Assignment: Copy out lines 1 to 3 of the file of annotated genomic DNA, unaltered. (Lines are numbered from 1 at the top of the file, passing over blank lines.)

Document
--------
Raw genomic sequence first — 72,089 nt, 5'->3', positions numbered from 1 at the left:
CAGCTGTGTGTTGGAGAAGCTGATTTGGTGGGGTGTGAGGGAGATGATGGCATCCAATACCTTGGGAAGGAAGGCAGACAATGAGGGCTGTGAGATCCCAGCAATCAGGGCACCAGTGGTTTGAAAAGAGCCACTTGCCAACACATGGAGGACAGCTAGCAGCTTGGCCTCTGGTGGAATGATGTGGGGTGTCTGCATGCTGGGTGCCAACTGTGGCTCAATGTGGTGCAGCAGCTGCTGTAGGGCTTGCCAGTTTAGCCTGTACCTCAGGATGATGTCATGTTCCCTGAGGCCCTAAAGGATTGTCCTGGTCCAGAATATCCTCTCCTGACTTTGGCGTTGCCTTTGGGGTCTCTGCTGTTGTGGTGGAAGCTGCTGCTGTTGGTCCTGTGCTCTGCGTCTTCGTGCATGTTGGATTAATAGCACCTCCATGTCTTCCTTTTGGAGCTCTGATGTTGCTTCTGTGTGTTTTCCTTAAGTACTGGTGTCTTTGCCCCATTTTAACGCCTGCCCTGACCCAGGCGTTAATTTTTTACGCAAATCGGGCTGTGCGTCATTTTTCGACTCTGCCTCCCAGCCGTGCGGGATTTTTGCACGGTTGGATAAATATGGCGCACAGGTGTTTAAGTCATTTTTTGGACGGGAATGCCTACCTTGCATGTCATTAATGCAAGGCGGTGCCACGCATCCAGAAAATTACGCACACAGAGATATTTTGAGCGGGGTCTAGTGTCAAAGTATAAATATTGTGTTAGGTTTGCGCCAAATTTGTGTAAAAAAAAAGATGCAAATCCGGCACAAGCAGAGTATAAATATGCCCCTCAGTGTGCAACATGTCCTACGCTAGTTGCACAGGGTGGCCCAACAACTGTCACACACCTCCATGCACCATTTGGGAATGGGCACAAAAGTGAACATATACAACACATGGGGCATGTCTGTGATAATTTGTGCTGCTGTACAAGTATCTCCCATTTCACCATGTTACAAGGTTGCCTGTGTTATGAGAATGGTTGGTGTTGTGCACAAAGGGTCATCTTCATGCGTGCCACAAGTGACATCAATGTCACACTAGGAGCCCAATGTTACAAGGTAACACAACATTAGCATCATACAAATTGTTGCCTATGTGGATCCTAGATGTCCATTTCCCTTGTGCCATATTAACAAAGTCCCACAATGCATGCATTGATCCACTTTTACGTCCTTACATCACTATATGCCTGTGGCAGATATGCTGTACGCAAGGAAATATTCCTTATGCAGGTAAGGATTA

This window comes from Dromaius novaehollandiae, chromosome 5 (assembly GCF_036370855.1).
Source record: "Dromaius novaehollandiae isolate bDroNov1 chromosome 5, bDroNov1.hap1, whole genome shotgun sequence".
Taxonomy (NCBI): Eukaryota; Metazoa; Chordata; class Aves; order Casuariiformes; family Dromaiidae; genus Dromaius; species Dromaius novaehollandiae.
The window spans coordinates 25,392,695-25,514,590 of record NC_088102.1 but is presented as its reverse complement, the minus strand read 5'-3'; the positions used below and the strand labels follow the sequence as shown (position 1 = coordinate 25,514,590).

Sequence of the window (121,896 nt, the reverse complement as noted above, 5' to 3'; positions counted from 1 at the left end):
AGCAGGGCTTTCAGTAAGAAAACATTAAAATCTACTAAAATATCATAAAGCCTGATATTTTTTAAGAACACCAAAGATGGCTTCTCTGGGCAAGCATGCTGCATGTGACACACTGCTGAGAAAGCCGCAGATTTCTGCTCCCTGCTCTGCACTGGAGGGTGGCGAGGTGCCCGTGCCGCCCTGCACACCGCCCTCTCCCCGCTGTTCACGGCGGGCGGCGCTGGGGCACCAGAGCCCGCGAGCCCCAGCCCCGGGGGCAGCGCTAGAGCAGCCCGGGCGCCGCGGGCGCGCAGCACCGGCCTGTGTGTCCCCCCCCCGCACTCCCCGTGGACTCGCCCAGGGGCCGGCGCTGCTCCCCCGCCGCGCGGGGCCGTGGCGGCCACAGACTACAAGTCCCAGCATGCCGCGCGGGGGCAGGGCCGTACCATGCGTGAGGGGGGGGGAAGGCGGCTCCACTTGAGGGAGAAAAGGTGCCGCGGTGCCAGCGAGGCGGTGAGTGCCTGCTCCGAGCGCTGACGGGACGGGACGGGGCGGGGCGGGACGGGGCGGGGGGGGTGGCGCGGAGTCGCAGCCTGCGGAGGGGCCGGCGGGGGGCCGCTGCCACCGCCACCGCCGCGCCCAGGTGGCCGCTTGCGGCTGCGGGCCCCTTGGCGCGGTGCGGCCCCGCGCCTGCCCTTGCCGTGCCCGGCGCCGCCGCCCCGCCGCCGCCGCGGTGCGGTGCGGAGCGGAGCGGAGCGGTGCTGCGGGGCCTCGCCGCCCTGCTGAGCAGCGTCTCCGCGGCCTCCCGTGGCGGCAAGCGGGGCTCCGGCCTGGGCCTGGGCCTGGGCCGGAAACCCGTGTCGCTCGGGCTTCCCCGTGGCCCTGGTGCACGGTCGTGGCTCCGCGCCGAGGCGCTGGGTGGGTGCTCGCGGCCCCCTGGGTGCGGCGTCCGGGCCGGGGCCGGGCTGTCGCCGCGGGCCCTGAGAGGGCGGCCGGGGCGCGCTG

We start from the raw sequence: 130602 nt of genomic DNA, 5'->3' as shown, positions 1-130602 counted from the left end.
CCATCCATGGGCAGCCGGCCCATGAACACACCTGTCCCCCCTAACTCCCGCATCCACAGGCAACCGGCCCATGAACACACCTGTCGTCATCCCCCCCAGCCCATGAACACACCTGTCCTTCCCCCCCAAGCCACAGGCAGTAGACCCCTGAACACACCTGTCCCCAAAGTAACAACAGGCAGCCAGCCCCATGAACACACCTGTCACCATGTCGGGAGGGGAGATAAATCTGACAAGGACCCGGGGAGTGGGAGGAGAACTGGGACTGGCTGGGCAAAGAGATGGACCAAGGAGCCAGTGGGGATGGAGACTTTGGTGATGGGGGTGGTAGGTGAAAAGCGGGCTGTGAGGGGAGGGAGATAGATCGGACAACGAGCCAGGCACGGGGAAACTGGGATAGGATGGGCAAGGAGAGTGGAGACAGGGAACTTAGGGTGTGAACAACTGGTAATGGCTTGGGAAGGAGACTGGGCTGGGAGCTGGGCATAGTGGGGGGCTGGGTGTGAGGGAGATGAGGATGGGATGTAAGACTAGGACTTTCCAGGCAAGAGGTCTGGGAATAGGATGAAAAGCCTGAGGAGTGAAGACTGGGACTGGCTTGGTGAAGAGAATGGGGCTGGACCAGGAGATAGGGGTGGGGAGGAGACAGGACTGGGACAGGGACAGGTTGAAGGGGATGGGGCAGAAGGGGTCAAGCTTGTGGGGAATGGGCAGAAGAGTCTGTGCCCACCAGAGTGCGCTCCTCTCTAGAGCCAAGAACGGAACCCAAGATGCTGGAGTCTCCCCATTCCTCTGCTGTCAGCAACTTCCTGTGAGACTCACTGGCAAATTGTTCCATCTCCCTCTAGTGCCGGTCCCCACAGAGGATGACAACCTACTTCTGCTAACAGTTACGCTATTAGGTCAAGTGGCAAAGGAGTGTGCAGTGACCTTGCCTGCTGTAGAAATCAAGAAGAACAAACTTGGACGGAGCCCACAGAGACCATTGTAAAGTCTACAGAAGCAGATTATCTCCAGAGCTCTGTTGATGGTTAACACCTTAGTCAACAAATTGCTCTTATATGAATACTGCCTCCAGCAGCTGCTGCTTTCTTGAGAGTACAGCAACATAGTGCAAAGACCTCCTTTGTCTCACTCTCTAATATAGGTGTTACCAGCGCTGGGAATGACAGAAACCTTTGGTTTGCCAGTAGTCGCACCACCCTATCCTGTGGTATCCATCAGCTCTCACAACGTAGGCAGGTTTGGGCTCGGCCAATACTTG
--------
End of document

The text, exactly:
Raw genomic sequence first — 72,089 nt, 5'->3', positions numbered from 1 at the left:
CAGCTGTGTGTTGGAGAAGCTGATTTGGTGGGGTGTGAGGGAGATGATGGCATCCAATACCTTGGGAAGGAAGGCAGACAATGAGGGCTGTGAGATCCCAGCAATCAGGGCACCAGTGGTTTGAAAAGAGCCACTTGCCAACACATGGAGGACAGCTAGCAGCTTGGCCTCTGGTGGAATGATGTGGGGTGTCTGCATGCTGGGTGCCAACTGTGGCTCAATGTGGTGCAGCAGCTGCTGTAGGGCTTGCCAGTTTAGCCTGTACCTCAGGATGATGTCATGTTCCCTGAGGCCCTAAAGGATTGTCCTGGTCCAGAATATCCTCTCCTGACTTTGGCGTTGCCTTTGGGGTCTCTGCTGTTGTGGTGGAAGCTGCTGCTGTTGGTCCTGTGCTCTGCGTCTTCGTGCATGTTGGATTAATAGCACCTCCATGTCTTCCTTTTGGAGCTCTGATGTTGCTTCTGTGTGTTTTCCTTAAGTACTGGTGTCTTTGCCCCATTTTAACGCCTGCCCTGACCCAGGCGTTAATTTTTTACGCAAATCGGGCTGTGCGTCATTTTTCGACTCTGCCTCCCAGCCGTGCGGGATTTTTGCACGGTTGGATAAATATGGCGCACAGGTGTTTAAGTCATTTTTTGGACGGGAATGCCTACCTTGCATGTCATTAATGCAAGGCGGTGCCACGCATCCAGAAAATTACGCACACAGAGATATTTTGAGCGGGGTCTAGTGTCAAAGTATAAATATTGTGTTAGGTTTGCGCCAAATTTGTGTAAAAAAAAAGATGCAAATCCGGCACAAGCAGAGTATAAATATGCCCCTCAGTGTGCAACATGTCCTACGCTAGTTGCACAGGGTGGCCCAACAACTGTCACACACCTCCATGCACCATTTGGGAATGGGCACAAAAGTGAACATATACAACACATGGGGCATGTCTGTGATAATTTGTGCTGCTGTACAAGTATCTCCCATTTCACCATGTTACAAGGTTGCCTGTGTTATGAGAATGGTTGGTGTTGTGCACAAAGGGTCATCTTCATGCGTGCCACAAGTGACATCAATGTCACACTAGGAGCCCAATGTTACAAGGTAACACAACATTAGCATCATACAAATTGTTGCCTATGTGGATCCTAGATGTCCATTTCCCTTGTGCCATATTAACAAAGTCCCACAATGCATGCATTGATCCACTTTTACGTCCTTACATCACTATATGCCTGTGGCAGATATGCTGTACGCAAGGAAATATTCCTTATGCAGGTAAGGATTA

This window comes from Dromaius novaehollandiae, chromosome 5 (assembly GCF_036370855.1).